Ifat Glassman

Who has it easier to say what's on his heart

63 posts in this topic

The prefix "sym" means "with" and thus sym-pathy means "feeling with". So sympathy involves not only an awareness but also sharing another's state. I understand this as placing oneself in their "shoes" and experiencing how one would feel in that situation. So, the object of sympathy is feeling.

It has been my experience on more than one occasion that when people start having feelings themselves, at least to some degree, this moment starts to be also about them. Their focus is shifted or at best diffused.

Empathy, on the other hand, can be translated as "feeling into." It involves an ability to comprehend/understand another's state without directly experiencing that state. One is more likely to keep the perspective of another and their focus, at that moment, on them.

Wouldn't one's first attempt to help a friend with emotions unfamiliar to you have to be done through sympathy rather than empathy? By what process could you understand their emotions without experiencing them yourself?

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The prefix "sym" means "with" and thus sym-pathy means "feeling with". So sympathy involves not only an awareness but also sharing another's state. I understand this as placing oneself in their "shoes" and experiencing how one would feel in that situation. So, the object of sympathy is feeling.

It has been my experience on more than one occasion that when people start having feelings themselves, at least to some degree, this moment starts to be also about them. Their focus is shifted or at best diffused.

Empathy, on the other hand, can be translated as "feeling into." It involves an ability to comprehend/understand another's state without directly experiencing that state. One is more likely to keep the perspective of another and their focus, at that moment, on them.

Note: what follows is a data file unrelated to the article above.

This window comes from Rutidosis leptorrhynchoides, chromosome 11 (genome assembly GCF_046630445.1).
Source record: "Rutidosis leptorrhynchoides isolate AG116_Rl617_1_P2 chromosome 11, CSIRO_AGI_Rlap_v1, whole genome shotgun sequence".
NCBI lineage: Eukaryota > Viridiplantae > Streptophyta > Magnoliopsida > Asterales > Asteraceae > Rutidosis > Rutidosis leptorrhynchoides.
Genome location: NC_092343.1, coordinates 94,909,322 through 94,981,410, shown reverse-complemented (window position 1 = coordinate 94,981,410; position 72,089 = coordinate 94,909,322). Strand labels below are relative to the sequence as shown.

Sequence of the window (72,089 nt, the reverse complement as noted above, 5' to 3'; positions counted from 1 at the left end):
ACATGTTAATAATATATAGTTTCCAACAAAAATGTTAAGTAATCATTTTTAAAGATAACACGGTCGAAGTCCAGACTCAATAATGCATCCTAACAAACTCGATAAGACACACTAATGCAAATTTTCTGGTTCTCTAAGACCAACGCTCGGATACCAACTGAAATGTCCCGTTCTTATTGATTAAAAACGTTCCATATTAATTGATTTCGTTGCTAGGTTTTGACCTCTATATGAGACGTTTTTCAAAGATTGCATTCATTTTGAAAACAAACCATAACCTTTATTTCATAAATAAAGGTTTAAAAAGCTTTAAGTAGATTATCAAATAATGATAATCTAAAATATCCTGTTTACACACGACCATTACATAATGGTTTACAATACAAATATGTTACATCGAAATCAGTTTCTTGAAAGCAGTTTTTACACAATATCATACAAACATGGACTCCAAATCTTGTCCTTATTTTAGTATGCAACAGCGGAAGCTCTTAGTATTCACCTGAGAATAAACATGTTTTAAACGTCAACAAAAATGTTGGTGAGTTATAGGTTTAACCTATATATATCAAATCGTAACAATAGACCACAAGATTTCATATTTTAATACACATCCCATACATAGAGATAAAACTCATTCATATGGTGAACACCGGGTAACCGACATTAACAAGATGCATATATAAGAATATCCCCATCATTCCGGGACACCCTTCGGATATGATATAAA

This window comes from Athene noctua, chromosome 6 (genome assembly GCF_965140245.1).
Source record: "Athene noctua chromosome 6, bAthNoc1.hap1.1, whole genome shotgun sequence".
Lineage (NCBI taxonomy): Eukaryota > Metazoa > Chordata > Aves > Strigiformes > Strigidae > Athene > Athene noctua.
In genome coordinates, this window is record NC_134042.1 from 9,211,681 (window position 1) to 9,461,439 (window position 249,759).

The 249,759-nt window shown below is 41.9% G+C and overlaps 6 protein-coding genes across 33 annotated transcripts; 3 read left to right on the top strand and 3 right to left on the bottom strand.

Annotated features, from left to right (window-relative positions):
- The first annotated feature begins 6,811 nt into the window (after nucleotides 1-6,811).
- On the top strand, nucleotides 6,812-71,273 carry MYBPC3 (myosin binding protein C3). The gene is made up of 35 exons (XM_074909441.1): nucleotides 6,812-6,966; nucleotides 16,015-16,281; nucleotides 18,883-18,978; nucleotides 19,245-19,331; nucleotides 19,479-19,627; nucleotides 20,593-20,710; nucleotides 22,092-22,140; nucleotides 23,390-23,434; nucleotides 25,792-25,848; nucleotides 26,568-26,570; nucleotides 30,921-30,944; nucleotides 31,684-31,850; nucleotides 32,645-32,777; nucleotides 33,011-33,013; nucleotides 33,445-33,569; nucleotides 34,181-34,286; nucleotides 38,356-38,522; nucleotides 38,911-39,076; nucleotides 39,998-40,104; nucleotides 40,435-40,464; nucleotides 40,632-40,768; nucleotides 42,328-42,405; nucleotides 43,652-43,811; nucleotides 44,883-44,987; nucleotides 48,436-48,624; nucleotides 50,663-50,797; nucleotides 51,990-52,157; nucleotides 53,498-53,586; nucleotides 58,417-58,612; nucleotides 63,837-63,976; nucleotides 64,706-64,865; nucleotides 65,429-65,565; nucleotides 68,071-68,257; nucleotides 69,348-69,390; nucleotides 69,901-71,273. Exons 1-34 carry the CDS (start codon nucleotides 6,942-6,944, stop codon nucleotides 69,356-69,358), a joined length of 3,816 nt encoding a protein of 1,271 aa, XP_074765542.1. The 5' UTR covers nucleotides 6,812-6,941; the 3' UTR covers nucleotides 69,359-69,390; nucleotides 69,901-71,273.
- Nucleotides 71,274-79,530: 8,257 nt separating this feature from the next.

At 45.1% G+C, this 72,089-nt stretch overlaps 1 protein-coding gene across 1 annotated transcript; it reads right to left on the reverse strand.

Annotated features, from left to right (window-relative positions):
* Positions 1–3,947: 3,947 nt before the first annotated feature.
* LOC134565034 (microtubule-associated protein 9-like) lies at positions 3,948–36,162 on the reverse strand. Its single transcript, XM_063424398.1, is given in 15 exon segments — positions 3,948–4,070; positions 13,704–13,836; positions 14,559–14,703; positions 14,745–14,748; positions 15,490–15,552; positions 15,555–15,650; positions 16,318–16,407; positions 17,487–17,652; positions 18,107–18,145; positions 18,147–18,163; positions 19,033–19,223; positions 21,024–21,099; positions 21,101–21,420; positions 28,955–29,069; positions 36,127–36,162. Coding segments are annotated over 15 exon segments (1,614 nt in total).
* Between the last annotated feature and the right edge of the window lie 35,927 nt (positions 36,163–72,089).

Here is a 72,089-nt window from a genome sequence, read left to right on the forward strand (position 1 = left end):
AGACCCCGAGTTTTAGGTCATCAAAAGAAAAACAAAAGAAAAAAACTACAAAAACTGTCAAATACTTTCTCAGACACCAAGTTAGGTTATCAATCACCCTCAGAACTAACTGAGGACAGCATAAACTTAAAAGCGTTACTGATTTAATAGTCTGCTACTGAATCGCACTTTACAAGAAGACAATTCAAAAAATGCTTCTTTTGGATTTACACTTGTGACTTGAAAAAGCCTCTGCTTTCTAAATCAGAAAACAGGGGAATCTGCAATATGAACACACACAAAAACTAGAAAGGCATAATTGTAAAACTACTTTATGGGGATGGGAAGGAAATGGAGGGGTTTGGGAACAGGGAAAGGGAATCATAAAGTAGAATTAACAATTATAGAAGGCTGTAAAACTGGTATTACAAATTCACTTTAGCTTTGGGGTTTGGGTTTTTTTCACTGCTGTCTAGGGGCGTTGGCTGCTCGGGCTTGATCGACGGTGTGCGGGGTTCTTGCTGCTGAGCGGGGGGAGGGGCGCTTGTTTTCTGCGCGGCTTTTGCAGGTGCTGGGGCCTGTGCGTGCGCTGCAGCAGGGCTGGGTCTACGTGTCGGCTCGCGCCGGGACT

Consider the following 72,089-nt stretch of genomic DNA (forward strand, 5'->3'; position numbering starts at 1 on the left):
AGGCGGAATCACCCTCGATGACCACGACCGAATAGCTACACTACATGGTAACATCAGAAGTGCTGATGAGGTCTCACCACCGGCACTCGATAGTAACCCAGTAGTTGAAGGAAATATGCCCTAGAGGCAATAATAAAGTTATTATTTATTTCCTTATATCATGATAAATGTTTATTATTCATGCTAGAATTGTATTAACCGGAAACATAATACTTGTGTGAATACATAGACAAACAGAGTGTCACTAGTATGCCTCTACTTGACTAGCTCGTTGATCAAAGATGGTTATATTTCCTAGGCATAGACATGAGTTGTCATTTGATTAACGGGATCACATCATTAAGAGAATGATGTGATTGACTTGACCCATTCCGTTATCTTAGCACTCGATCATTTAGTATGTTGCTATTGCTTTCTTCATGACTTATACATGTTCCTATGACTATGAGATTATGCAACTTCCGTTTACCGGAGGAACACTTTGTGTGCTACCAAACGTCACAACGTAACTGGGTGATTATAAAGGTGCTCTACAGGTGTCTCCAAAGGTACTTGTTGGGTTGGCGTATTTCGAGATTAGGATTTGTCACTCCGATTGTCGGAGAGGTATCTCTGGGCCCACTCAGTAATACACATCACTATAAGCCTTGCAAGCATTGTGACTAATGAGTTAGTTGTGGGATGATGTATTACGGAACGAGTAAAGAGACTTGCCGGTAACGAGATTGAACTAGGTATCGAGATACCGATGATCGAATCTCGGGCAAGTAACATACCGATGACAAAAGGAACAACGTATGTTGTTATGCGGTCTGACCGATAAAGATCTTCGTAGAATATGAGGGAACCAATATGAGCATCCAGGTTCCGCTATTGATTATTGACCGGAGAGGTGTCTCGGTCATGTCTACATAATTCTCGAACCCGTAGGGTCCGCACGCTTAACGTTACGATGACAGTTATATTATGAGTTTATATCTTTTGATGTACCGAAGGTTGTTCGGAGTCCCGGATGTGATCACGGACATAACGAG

Wouldn't one's first attempt to help a friend with emotions unfamiliar to you have to be done through sympathy rather than empathy? By what process could you understand their emotions without experiencing them yourself?

Not to answer for Sophia, but if the emotions in question were unfamiliar to you, wouldn't that simply mean that you could have neither sympathy nor empathy?

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Not to answer for Sophia, but if the emotions in question were unfamiliar to you, wouldn't that simply mean that you could have neither sympathy nor empathy?

No, because my understanding of the definitions is that sympathy is how you gain familiarity ("understanding") of someone else's emotions. Sympathy means imagining yourself in their situation, introspecting your emotional reaction, and that way you understand what they must be feeling. Empathy means understanding their emotions without the need for this exercise. I assumed this must mean in the case of empathy that you somehow already know (or believe you know) what they are feeling. Since we have no ability to directly experience the emotions of others, empathy has to be based on prior personal experience. Otherwise I don't see how such understanding is possible.

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Not to answer for Sophia, but if the emotions in question were unfamiliar to you, wouldn't that simply mean that you could have neither sympathy nor empathy?

No, because my understanding of the definitions is that sympathy is how you gain familiarity ("understanding") of someone else's emotions. Sympathy means imagining yourself in their situation, introspecting your emotional reaction, and that way you understand what they must be feeling. Empathy means understanding their emotions without the need for this exercise. I assumed this must mean in the case of empathy that you somehow already know (or believe you know) what they are feeling. Since we have no ability to directly experience the emotions of others, empathy has to be based on prior personal experience. Otherwise I don't see how such understanding is possible.

Okay. I see what you mean.

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Wouldn't one's first attempt to help a friend with emotions unfamiliar to you have to be done through sympathy rather than empathy? By what process could you understand their emotions without experiencing them yourself?

I don't understand how this is a problem in reality. You don't have to personally experience the loss of a child to be able to understand that such occurrence causes pain. Do you? Is there anyone, short of rare pathological cases, past the age of ten who is not yet familiar with all of the possible emotions?

Could you elaborate on what you mean?